Here, we found an unreachable predicate because the only way to reach it
is by following the dead branch of an opaque predicate.
Talking about corner cases, there is actually one example in this binary.
The function call at `0x8048094` clobbers the callee saved register `ebx`
without restoring it before returning. Due to the default stub mechanism,
**BINSEC** is reasoning on the wrong value of `ebx` that lead to
a misclassification. We can avoid this by adding the call site to the calls
to proceed.
```console
$ binsec -ghidra-cache ghidra.log -bbsse-process-all-jumps echo \
-bbsse-max-basic-blocks 3 \
-bbsse-calls-to-proceed 0x8048085,0x8048094
[bbsse:result] 1 / 9: Predicate jz 0x80480a0 at 08048059 deemed clear
[bbsse:result] 2 / 9: Predicate jnz 0x8048081 at 08048074 deemed opaque branch
[bbsse:result] 3 / 9: Predicate jb 0x8048076 at 0804807b deemed opaque fallthrough
[bbsse:result] 4 / 9: Predicate jnz 0x8048083 at 08048083 deemed clear
[bbsse:result] 5 / 9: Predicate jns 0x80480d9 at 0804808c deemed opaque fallthrough
[bbsse:result] 6 / 9: Predicate jz 0x80480be at 0804809b deemed clear
[bbsse:result] 7 / 9: Predicate jnz 0x8048076 at 0804809e deemed clear
[bbsse:result] 8 / 9: Predicate jnz 0x80480d4 at 080480af deemed opaque fallthrough
[bbsse:result] 9 / 9: Predicate jns 0x80480be at 080480d9 deemed unreachable
[bbsse:info] total predicate 9
total opaques predicates 4
total unreachable predicates 1
total clear predicates 4
total unfinished (timeout) 0
total explored paths 18
total satisfiability queries 26
total cumulative time 0.043094s
```
This is the best we can do for now analyzing
[**echo**](../../examples/bbsse/echo).
### Discussion
Current version of BBSSE is a complete rework of our original BBSSE.
Code is smaller, simpler and benefits of recent improvements of the **BINSEC**
platform.
We are also experimenting some *incremental* analyses. It is actually possible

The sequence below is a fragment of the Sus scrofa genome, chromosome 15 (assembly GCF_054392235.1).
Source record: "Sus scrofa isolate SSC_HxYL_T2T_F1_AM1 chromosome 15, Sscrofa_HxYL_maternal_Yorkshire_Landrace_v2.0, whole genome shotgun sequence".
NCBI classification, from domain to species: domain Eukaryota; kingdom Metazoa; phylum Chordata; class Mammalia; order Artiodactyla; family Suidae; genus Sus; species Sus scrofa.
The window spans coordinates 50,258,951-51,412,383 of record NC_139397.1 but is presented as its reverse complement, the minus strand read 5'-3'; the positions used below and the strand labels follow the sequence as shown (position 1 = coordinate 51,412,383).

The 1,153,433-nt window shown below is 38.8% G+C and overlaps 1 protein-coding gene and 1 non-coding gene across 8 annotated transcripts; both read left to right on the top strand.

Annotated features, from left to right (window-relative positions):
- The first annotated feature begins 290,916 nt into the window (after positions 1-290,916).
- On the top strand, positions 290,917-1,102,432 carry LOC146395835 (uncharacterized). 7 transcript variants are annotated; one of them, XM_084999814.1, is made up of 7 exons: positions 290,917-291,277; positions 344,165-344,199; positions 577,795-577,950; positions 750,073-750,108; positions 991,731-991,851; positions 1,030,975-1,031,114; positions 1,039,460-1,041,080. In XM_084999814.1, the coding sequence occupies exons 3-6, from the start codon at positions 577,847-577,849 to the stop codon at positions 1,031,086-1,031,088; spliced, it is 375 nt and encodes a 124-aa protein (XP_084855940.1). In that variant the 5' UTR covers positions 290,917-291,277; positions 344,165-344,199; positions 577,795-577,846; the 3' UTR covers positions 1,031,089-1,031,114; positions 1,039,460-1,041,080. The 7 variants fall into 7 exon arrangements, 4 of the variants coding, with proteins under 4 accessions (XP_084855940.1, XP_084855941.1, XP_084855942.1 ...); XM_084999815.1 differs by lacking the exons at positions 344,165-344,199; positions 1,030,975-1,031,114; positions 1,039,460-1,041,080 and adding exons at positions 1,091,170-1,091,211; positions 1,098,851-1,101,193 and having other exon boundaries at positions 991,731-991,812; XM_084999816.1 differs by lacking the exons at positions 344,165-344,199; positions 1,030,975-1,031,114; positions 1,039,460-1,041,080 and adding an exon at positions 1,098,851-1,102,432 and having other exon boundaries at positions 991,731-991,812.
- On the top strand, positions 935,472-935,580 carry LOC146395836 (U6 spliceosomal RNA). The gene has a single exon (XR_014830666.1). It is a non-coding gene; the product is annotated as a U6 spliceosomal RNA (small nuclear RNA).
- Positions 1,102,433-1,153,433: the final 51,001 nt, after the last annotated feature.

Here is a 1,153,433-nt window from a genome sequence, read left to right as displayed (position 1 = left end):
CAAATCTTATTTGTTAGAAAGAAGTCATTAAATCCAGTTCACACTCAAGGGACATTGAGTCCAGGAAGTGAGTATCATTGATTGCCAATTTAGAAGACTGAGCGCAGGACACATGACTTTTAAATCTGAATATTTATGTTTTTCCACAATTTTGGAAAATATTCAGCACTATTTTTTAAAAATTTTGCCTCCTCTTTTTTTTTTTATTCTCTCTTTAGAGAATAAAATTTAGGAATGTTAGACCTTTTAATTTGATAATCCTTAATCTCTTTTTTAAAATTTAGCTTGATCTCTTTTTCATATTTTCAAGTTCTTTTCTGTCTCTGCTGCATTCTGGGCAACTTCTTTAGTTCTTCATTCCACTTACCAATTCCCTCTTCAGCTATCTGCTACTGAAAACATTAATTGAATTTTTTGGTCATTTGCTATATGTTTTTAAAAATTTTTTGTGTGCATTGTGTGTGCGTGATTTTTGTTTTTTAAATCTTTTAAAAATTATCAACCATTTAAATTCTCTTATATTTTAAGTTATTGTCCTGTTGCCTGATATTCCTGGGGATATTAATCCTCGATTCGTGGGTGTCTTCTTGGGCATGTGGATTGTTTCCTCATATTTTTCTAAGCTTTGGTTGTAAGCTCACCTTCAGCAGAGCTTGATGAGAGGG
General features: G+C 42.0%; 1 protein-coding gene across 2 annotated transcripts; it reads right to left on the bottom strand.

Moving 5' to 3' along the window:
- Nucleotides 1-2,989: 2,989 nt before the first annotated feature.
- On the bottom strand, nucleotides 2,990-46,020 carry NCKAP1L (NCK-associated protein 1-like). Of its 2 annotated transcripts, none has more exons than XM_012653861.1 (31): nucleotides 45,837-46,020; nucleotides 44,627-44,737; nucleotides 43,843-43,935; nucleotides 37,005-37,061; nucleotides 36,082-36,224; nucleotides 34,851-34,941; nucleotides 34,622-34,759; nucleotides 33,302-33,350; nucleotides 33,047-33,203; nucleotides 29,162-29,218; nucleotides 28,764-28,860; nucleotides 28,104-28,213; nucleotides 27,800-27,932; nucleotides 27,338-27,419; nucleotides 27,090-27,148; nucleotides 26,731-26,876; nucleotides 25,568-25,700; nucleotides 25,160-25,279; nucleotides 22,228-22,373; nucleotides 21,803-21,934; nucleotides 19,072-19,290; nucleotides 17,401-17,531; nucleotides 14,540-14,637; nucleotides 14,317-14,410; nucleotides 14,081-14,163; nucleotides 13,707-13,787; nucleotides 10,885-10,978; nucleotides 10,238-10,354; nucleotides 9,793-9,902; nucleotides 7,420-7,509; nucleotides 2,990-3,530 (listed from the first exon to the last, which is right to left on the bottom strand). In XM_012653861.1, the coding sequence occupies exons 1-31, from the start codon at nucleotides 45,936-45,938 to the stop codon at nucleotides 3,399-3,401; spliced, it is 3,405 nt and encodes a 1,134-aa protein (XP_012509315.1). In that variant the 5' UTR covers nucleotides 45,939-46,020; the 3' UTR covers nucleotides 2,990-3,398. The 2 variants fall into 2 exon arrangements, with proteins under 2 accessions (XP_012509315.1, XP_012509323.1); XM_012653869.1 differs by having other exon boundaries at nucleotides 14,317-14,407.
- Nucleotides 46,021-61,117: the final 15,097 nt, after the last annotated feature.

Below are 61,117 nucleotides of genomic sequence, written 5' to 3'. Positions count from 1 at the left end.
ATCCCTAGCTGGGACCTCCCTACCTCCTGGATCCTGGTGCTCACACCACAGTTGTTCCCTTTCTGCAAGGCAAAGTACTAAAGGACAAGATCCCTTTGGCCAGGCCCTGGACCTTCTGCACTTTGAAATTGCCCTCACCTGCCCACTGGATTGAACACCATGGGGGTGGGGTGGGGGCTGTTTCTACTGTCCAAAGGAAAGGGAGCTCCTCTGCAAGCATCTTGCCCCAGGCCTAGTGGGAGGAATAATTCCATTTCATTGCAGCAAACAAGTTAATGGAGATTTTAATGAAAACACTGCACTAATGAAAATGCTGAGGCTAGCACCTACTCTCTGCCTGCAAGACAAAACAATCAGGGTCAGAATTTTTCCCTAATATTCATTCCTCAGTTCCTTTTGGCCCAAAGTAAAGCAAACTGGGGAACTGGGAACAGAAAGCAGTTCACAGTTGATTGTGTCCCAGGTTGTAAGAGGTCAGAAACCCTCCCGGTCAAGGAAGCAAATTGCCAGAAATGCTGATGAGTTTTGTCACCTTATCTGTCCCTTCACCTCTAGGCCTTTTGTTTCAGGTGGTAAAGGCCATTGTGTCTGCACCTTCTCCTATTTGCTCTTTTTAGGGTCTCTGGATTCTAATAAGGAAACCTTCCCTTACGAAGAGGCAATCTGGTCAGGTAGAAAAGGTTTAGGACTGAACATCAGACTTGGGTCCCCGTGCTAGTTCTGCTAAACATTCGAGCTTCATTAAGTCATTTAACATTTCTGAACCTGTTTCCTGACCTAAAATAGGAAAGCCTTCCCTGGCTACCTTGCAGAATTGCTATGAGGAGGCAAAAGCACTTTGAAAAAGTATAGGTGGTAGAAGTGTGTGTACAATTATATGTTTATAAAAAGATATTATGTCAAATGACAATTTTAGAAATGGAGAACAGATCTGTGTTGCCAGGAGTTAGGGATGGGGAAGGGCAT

to pass multiple (coma separated) values to the option `-bbsse-max-basic-blocks`.
The backward engine then tries to prove the predicates are opaque for the smaller
bounds first, and continues with higher bounds only for the non opaque ones.
It could be very beneficial when you expect to have a lot of *very local*
opaque predicates.
All this brings together, the malware analysis from the S&P 2017 paper runs now
in less than 30 min instead of 1h30 in the original paper (7472 OP detected for
backward depth = `3`), in less than 3 min if we restrict backward depth to 1
(7208 OP detected) and in less than 15 min for incremental mode
(7510 OP detected for backward depth = `1,3`).
Still, loops and function handling are waiting for improvement.
The former prevents the backward engine to find opaque predicates.
The latter may introduce both false negatives and false positives
(especially when functions have a side effect in memory).
Note also that backward engine assumes the precomputed graph is complete.
When it is not the case, false positives may arise.
If interested by these limitations, have a look at the
[S&P 2017 paper](https://binsec.github.io/assets/publications/papers/2017-sp.pdf).
### Conclusion
Congratulation, you successfully learned how to run **BINSEC** backward
symbolic engine to find opaque predicates.
If you are looking for further details about *why the predicates are opaque* and
are not afraid of some reverse-engineering, the
[oracle](../../examples/bbsse/oracle.txt) file compiles the solution of
all `echo` predicates.
Have a nice day :-)
# Tutorial 1: First steps with BINSEC SSE
# SSE Tutorial 1: First steps with BINSEC SSE
In this post, we will exercise the **S**tatic **S**ymbolic **E**xecution engine of **BINSEC** over the small binary puzzle named [**magic**](../../examples/sse/quickstart/magic).
In this post, we will exercise the **S**tatic **S**ymbolic **E**xecution engine of **BINSEC** over the small *CTF* puzzle named [**magic**](../../examples/sse/quickstart/magic).